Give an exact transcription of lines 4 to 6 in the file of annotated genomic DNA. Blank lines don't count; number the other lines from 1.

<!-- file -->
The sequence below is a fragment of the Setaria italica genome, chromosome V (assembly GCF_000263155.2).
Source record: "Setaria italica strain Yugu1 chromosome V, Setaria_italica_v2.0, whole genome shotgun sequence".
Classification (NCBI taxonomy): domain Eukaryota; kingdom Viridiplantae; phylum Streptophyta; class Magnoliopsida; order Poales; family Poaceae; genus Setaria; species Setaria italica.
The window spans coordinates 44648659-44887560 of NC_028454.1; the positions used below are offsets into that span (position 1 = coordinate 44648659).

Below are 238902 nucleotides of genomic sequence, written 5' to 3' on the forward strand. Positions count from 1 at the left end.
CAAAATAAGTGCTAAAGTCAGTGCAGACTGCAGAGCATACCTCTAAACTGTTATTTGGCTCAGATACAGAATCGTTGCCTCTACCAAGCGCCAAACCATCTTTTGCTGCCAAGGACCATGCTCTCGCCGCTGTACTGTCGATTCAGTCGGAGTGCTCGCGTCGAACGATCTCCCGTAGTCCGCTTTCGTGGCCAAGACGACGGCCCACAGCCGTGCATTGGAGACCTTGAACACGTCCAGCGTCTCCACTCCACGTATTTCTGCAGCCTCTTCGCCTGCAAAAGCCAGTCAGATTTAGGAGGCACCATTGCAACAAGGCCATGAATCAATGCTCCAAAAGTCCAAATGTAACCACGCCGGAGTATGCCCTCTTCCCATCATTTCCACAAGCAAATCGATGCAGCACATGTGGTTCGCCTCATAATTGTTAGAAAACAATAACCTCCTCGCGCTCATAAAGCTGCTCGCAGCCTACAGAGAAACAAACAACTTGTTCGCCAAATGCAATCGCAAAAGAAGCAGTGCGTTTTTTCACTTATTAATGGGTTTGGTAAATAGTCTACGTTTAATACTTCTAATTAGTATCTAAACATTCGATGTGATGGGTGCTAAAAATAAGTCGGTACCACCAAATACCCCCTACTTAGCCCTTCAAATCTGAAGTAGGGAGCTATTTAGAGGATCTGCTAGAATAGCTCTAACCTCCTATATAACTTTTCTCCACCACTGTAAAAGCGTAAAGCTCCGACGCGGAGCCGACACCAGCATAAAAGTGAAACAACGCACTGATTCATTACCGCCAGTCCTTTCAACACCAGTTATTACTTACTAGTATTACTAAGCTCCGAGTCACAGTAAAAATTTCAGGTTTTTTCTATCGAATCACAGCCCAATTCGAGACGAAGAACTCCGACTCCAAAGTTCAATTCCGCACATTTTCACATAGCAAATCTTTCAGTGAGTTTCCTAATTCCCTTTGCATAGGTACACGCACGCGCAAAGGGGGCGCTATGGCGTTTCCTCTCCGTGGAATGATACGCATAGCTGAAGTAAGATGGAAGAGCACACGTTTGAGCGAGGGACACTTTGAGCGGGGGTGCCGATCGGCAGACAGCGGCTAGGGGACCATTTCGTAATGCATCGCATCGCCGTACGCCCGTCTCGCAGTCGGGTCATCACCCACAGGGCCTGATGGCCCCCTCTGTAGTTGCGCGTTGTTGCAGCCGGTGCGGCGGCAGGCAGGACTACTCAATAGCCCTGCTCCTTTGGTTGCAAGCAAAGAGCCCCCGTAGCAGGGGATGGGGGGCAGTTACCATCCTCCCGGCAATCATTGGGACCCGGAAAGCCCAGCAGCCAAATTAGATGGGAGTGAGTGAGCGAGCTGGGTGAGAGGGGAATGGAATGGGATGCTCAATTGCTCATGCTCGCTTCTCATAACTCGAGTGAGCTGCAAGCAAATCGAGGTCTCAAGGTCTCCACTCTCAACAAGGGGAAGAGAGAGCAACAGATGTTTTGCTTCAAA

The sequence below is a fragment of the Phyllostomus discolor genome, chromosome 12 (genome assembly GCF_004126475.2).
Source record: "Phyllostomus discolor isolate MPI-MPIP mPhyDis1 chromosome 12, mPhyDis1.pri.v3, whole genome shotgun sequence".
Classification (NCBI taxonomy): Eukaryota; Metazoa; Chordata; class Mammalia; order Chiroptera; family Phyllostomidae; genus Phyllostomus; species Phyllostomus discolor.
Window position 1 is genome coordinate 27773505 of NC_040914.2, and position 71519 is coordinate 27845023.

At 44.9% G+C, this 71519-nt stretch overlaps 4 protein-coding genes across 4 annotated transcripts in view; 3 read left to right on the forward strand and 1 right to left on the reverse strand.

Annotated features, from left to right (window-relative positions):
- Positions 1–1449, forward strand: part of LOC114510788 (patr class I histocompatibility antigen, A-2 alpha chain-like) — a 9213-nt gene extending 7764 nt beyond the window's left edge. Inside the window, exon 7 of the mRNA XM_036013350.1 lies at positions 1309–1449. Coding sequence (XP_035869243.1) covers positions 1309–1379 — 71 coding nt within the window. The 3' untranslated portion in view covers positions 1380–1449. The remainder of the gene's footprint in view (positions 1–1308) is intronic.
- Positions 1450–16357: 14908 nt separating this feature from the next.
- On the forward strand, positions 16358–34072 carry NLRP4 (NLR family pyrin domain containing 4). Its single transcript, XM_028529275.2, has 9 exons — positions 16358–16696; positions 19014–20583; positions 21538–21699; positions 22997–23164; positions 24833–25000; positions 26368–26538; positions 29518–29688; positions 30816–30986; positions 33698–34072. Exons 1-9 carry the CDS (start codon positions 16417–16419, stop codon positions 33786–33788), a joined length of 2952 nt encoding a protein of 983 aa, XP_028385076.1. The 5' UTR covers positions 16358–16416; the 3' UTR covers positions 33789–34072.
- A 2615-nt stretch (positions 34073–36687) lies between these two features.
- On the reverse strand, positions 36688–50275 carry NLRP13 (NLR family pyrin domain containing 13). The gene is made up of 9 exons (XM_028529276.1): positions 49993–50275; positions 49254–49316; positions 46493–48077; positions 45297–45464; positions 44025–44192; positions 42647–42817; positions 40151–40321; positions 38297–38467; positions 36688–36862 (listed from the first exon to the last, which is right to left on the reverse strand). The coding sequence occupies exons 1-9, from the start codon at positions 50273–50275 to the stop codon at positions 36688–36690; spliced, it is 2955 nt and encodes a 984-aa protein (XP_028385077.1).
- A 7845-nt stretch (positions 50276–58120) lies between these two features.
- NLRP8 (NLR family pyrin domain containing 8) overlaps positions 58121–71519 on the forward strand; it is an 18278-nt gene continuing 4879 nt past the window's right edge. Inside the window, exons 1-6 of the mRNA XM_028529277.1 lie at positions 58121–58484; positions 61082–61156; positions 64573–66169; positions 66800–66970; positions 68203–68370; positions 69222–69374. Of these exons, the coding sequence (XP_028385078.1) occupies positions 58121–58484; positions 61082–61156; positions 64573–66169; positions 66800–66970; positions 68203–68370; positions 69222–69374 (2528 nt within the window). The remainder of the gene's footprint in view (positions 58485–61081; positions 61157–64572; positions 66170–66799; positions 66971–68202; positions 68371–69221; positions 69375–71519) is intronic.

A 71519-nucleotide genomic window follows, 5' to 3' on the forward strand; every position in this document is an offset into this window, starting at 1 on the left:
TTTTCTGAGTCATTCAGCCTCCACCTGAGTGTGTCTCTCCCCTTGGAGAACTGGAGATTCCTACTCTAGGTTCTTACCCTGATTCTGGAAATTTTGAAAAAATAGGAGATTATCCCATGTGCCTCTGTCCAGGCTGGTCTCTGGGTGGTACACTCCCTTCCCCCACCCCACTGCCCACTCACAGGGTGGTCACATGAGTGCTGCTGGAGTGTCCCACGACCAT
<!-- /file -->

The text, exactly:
The window spans coordinates 44648659-44887560 of NC_028454.1; the positions used below are offsets into that span (position 1 = coordinate 44648659).

Below are 238902 nucleotides of genomic sequence, written 5' to 3' on the forward strand. Positions count from 1 at the left end.
CAAAATAAGTGCTAAAGTCAGTGCAGACTGCAGAGCATACCTCTAAACTGTTATTTGGCTCAGATACAGAATCGTTGCCTCTACCAAGCGCCAAACCATCTTTTGCTGCCAAGGACCATGCTCTCGCCGCTGTACTGTCGATTCAGTCGGAGTGCTCGCGTCGAACGATCTCCCGTAGTCCGCTTTCGTGGCCAAGACGACGGCCCACAGCCGTGCATTGGAGACCTTGAACACGTCCAGCGTCTCCACTCCACGTATTTCTGCAGCCTCTTCGCCTGCAAAAGCCAGTCAGATTTAGGAGGCACCATTGCAACAAGGCCATGAATCAATGCTCCAAAAGTCCAAATGTAACCACGCCGGAGTATGCCCTCTTCCCATCATTTCCACAAGCAAATCGATGCAGCACATGTGGTTCGCCTCATAATTGTTAGAAAACAATAACCTCCTCGCGCTCATAAAGCTGCTCGCAGCCTACAGAGAAACAAACAACTTGTTCGCCAAATGCAATCGCAAAAGAAGCAGTGCGTTTTTTCACTTATTAATGGGTTTGGTAAATAGTCTACGTTTAATACTTCTAATTAGTATCTAAACATTCGATGTGATGGGTGCTAAAAATAAGTCGGTACCACCAAATACCCCCTACTTAGCCCTTCAAATCTGAAGTAGGGAGCTATTTAGAGGATCTGCTAGAATAGCTCTAACCTCCTATATAACTTTTCTCCACCACTGTAAAAGCGTAAAGCTCCGACGCGGAGCCGACACCAGCATAAAAGTGAAACAACGCACTGATTCATTACCGCCAGTCCTTTCAACACCAGTTATTACTTACTAGTATTACTAAGCTCCGAGTCACAGTAAAAATTTCAGGTTTTTTCTATCGAATCACAGCCCAATTCGAGACGAAGAACTCCGACTCCAAAGTTCAATTCCGCACATTTTCACATAGCAAATCTTTCAGTGAGTTTCCTAATTCCCTTTGCATAGGTACACGCACGCGCAAAGGGGGCGCTATGGCGTTTCCTCTCCGTGGAATGATACGCATAGCTGAAGTAAGATGGAAGAGCACACGTTTGAGCGAGGGACACTTTGAGCGGGGGTGCCGATCGGCAGACAGCGGCTAGGGGACCATTTCGTAATGCATCGCATCGCCGTACGCCCGTCTCGCAGTCGGGTCATCACCCACAGGGCCTGATGGCCCCCTCTGTAGTTGCGCGTTGTTGCAGCCGGTGCGGCGGCAGGCAGGACTACTCAATAGCCCTGCTCCTTTGGTTGCAAGCAAAGAGCCCCCGTAGCAGGGGATGGGGGGCAGTTACCATCCTCCCGGCAATCATTGGGACCCGGAAAGCCCAGCAGCCAAATTAGATGGGAGTGAGTGAGCGAGCTGGGTGAGAGGGGAATGGAATGGGATGCTCAATTGCTCATGCTCGCTTCTCATAACTCGAGTGAGCTGCAAGCAAATCGAGGTCTCAAGGTCTCCACTCTCAACAAGGGGAAGAGAGAGCAACAGATGTTTTGCTTCAAA